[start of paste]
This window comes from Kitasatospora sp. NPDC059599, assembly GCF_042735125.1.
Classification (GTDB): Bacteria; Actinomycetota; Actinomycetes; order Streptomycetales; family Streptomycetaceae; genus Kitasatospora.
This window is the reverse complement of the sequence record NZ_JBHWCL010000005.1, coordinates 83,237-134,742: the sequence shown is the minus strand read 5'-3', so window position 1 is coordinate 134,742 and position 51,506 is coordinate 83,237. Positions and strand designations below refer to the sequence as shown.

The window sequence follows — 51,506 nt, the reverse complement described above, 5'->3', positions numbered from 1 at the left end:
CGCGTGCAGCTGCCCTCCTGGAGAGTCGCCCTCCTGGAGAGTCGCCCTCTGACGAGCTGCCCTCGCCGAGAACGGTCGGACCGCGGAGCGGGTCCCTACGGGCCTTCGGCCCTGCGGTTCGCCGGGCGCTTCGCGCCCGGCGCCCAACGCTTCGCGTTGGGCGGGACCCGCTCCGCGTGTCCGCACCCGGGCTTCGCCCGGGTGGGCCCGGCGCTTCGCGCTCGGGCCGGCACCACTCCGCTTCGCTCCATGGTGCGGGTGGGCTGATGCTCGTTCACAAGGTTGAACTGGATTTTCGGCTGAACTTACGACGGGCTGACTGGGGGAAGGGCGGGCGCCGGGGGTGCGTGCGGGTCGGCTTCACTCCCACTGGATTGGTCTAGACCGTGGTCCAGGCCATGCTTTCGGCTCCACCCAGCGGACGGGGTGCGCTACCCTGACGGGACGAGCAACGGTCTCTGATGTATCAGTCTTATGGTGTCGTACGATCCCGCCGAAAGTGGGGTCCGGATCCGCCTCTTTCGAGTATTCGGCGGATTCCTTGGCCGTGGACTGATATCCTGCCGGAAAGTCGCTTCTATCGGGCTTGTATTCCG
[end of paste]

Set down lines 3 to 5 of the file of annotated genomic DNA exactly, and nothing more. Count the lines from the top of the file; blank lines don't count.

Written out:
This window is the reverse complement of the sequence record NZ_JBHWCL010000005.1, coordinates 83,237-134,742: the sequence shown is the minus strand read 5'-3', so window position 1 is coordinate 134,742 and position 51,506 is coordinate 83,237. Positions and strand designations below refer to the sequence as shown.

The window sequence follows — 51,506 nt, the reverse complement described above, 5'->3', positions numbered from 1 at the left end:
CGCGTGCAGCTGCCCTCCTGGAGAGTCGCCCTCCTGGAGAGTCGCCCTCTGACGAGCTGCCCTCGCCGAGAACGGTCGGACCGCGGAGCGGGTCCCTACGGGCCTTCGGCCCTGCGGTTCGCCGGGCGCTTCGCGCCCGGCGCCCAACGCTTCGCGTTGGGCGGGACCCGCTCCGCGTGTCCGCACCCGGGCTTCGCCCGGGTGGGCCCGGCGCTTCGCGCTCGGGCCGGCACCACTCCGCTTCGCTCCATGGTGCGGGTGGGCTGATGCTCGTTCACAAGGTTGAACTGGATTTTCGGCTGAACTTACGACGGGCTGACTGGGGGAAGGGCGGGCGCCGGGGGTGCGTGCGGGTCGGCTTCACTCCCACTGGATTGGTCTAGACCGTGGTCCAGGCCATGCTTTCGGCTCCACCCAGCGGACGGGGTGCGCTACCCTGACGGGACGAGCAACGGTCTCTGATGTATCAGTCTTATGGTGTCGTACGATCCCGCCGAAAGTGGGGTCCGGATCCGCCTCTTTCGAGTATTCGGCGGATTCCTTGGCCGTGGACTGATATCCTGCCGGAAAGTCGCTTCTATCGGGCTTGTATTCCG